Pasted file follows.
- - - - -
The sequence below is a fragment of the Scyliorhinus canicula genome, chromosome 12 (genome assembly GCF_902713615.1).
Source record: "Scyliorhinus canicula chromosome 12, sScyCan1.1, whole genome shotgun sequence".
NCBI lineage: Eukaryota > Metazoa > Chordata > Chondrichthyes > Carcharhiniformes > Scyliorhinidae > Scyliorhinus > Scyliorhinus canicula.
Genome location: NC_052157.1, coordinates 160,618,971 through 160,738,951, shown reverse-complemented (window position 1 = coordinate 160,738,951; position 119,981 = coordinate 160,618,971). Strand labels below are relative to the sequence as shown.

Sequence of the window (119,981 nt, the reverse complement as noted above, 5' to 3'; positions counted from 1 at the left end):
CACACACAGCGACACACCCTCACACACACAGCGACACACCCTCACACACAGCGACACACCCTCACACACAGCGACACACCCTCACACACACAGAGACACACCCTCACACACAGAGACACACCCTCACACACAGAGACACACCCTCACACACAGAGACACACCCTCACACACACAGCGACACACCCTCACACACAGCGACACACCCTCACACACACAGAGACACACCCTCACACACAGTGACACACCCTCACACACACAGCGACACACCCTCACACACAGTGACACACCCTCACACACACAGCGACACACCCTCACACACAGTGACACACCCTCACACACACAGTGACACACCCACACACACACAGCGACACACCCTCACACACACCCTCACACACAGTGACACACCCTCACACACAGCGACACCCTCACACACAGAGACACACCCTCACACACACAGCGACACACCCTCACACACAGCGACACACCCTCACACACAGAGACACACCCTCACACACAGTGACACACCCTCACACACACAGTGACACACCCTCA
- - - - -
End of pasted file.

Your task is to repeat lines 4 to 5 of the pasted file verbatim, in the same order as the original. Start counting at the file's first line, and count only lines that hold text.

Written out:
Genome location: NC_052157.1, coordinates 160,618,971 through 160,738,951, shown reverse-complemented (window position 1 = coordinate 160,738,951; position 119,981 = coordinate 160,618,971). Strand labels below are relative to the sequence as shown.

Sequence of the window (119,981 nt, the reverse complement as noted above, 5' to 3'; positions counted from 1 at the left end):